Prof. Dr. Roland Beisteiner
Prof. Dr. Roland Beisteiner is one of the pioneers in the field of non-invasive functional brain diagnostics and therapy. He was the first to conduct functional magnetic resonance imaging (fMRI), a technique with which brain activity can be monitored in an MRI scanner, in the alpine region. His research group helped develop this method for clinical functional brain diagnostics. Today, fMRI is one of the most successful techniques in this clinical brain function diagnostics and clinical neuroscience. Since 2012, Prof. Dr. Beisteiner has been central in the development of the first clinical ultrasound-based brain therapy (non-invasive brain stimulation). After thorough conceptual work and search for an industrial partner, the realization was accomplished together with STORZ Medical AG (Switzerland). Together, a first therapeutic system for brain function specialists was developed and clinically approved. In 2017, Prof. Dr. Beisteiner coined the term Transcranial Pulse Stimulation (TPS). The first scientific publication in 2019 received much attention in the international scientific community and was featured in leading multidisciplinary journals (e.g. Journal of the American Medical Association JAMA). The technique is one of the most complex non-invasive brain therapies and requires a high degree of expertise in the area of clinical functional brain analysis (e.g. using fMRI) for a safe and effective application. The therapy is undergoing constant scientific development and has a high potential for a number of neuronal diseases that can be improved via neuroplastic reorganisation. As TPS is an add-on therapy to existing therapeutic measures, it has the potential to offer an additional therapeutic option, if administered with the necessary expertise. The development was nominated for the Austria Gala (“Austrian of the year”).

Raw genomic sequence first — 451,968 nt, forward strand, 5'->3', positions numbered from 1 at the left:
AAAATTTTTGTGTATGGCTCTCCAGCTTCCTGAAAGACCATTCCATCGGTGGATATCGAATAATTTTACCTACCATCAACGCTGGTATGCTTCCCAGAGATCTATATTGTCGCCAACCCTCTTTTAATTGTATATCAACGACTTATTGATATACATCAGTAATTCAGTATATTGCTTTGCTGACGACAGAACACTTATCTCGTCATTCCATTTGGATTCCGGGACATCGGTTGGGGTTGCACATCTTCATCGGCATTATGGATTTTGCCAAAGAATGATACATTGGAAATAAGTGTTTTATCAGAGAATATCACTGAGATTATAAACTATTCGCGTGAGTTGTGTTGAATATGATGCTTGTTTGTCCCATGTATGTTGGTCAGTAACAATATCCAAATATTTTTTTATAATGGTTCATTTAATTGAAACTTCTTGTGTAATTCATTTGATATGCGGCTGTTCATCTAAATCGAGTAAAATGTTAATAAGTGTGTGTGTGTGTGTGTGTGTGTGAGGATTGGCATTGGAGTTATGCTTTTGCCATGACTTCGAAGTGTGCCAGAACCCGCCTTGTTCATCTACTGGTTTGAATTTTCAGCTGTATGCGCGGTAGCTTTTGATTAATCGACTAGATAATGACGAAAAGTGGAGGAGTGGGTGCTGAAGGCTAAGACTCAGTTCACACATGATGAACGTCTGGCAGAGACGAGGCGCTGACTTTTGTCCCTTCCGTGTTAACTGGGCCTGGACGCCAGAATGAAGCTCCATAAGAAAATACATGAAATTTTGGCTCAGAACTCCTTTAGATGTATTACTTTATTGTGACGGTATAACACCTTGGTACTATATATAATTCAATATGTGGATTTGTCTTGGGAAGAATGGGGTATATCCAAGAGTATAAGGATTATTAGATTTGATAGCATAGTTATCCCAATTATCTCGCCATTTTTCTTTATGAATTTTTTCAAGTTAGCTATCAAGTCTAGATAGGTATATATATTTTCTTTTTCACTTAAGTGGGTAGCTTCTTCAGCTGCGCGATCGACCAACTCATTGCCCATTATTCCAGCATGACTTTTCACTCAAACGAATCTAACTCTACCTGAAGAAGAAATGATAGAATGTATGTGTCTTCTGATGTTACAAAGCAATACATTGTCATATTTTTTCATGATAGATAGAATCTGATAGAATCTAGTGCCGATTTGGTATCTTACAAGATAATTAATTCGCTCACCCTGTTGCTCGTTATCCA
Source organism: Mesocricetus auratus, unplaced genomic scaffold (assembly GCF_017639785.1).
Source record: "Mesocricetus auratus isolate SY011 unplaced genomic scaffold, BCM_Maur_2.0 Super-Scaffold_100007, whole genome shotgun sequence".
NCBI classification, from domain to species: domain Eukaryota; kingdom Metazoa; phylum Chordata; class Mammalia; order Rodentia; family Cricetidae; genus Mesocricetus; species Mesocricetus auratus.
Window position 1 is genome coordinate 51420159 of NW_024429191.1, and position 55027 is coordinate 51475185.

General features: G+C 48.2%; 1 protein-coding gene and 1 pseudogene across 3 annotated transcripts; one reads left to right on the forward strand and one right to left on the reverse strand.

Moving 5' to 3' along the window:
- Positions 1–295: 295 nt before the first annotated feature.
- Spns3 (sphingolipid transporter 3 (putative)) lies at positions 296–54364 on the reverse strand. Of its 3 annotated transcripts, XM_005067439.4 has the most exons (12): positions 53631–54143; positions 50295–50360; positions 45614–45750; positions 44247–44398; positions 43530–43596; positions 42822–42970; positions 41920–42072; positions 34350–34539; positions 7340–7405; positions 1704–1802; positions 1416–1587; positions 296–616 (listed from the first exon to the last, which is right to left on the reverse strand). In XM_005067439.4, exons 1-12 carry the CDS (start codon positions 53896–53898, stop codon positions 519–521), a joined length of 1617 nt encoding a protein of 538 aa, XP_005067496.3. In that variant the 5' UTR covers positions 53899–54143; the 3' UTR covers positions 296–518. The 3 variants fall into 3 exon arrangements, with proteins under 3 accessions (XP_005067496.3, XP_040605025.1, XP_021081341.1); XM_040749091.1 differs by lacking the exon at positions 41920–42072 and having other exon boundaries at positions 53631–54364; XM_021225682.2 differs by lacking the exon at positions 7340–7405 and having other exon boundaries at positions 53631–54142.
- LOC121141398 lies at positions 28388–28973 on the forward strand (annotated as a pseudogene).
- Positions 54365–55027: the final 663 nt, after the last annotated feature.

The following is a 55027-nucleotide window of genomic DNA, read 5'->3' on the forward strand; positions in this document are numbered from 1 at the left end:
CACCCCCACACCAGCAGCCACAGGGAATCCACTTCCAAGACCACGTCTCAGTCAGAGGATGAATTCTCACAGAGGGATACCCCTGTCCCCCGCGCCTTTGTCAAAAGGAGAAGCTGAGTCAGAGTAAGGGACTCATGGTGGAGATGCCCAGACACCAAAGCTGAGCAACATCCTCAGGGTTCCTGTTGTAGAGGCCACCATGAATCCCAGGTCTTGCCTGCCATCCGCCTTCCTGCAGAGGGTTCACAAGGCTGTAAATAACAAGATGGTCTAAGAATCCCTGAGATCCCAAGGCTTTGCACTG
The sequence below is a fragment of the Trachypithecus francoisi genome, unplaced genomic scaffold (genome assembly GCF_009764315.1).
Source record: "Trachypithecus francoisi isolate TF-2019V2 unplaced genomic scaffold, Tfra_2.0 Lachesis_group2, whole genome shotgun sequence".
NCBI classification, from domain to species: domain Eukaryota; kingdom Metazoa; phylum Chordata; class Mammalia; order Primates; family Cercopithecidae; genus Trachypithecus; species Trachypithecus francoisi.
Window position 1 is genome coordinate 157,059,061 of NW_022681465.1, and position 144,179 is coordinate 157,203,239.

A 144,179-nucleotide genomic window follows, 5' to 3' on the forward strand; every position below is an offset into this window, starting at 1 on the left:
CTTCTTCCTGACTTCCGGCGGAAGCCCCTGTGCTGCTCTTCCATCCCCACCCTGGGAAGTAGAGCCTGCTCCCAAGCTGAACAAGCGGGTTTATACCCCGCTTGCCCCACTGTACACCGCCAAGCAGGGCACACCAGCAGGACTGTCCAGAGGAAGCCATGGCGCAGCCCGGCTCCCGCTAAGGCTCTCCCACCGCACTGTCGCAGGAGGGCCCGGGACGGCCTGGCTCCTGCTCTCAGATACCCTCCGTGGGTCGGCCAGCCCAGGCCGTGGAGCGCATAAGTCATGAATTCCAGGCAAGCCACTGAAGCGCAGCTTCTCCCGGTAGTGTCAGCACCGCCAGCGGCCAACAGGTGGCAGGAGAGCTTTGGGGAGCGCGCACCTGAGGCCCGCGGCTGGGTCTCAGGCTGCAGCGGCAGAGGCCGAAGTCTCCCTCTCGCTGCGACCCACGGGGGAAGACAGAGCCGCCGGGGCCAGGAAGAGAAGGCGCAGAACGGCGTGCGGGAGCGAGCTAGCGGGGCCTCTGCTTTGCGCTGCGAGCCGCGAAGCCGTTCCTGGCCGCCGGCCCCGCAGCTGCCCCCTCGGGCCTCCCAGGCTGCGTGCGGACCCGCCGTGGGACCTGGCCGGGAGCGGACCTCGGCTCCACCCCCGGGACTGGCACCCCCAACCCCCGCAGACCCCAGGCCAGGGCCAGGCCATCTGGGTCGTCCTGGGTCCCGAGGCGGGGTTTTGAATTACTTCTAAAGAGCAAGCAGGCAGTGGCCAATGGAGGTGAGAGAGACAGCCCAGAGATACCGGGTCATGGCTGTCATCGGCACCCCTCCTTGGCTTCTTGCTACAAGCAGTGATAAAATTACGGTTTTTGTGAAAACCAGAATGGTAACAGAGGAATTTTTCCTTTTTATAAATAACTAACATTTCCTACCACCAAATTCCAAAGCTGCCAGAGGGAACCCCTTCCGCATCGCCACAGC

Prof. Dr. Beisteiner studied medicine and music in Ulm, Freiburg, London and Vienna. He is professor for neurology and psychiatry at the Medical University of Vienna, as well as a graduated concert cellist. He is married and has two children.